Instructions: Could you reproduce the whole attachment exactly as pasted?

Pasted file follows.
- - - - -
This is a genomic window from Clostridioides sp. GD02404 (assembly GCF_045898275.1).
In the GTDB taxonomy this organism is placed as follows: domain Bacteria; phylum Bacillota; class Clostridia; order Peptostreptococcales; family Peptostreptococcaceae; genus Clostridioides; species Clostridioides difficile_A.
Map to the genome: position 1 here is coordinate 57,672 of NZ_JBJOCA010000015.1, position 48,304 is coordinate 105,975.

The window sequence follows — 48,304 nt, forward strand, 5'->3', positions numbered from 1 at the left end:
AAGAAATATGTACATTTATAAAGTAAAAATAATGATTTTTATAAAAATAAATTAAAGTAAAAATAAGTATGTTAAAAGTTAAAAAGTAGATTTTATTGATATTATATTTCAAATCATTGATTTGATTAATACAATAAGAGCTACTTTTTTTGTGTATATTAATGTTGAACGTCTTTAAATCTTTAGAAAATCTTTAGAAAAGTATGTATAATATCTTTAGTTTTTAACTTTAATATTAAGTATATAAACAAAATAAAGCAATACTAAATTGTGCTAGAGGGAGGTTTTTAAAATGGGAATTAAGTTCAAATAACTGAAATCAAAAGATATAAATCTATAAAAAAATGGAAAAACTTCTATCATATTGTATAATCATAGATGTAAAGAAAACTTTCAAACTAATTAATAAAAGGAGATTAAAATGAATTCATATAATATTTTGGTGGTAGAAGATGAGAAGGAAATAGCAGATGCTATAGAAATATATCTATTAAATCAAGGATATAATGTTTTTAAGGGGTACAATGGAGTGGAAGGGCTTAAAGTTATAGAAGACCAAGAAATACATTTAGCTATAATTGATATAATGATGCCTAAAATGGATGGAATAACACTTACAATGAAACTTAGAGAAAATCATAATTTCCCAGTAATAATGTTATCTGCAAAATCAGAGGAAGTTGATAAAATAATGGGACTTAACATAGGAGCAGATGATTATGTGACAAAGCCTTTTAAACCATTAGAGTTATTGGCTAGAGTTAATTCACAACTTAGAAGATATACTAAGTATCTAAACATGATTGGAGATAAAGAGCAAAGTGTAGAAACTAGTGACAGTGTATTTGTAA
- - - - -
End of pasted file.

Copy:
This is a genomic window from Clostridioides sp. GD02404 (assembly GCF_045898275.1).
In the GTDB taxonomy this organism is placed as follows: domain Bacteria; phylum Bacillota; class Clostridia; order Peptostreptococcales; family Peptostreptococcaceae; genus Clostridioides; species Clostridioides difficile_A.
Map to the genome: position 1 here is coordinate 57,672 of NZ_JBJOCA010000015.1, position 48,304 is coordinate 105,975.

The window sequence follows — 48,304 nt, forward strand, 5'->3', positions numbered from 1 at the left end:
AAGAAATATGTACATTTATAAAGTAAAAATAATGATTTTTATAAAAATAAATTAAAGTAAAAATAAGTATGTTAAAAGTTAAAAAGTAGATTTTATTGATATTATATTTCAAATCATTGATTTGATTAATACAATAAGAGCTACTTTTTTTGTGTATATTAATGTTGAACGTCTTTAAATCTTTAGAAAATCTTTAGAAAAGTATGTATAATATCTTTAGTTTTTAACTTTAATATTAAGTATATAAACAAAATAAAGCAATACTAAATTGTGCTAGAGGGAGGTTTTTAAAATGGGAATTAAGTTCAAATAACTGAAATCAAAAGATATAAATCTATAAAAAAATGGAAAAACTTCTATCATATTGTATAATCATAGATGTAAAGAAAACTTTCAAACTAATTAATAAAAGGAGATTAAAATGAATTCATATAATATTTTGGTGGTAGAAGATGAGAAGGAAATAGCAGATGCTATAGAAATATATCTATTAAATCAAGGATATAATGTTTTTAAGGGGTACAATGGAGTGGAAGGGCTTAAAGTTATAGAAGACCAAGAAATACATTTAGCTATAATTGATATAATGATGCCTAAAATGGATGGAATAACACTTACAATGAAACTTAGAGAAAATCATAATTTCCCAGTAATAATGTTATCTGCAAAATCAGAGGAAGTTGATAAAATAATGGGACTTAACATAGGAGCAGATGATTATGTGACAAAGCCTTTTAAACCATTAGAGTTATTGGCTAGAGTTAATTCACAACTTAGAAGATATACTAAGTATCTAAACATGATTGGAGATAAAGAGCAAAGTGTAGAAACTAGTGACAGTGTATTTGTAA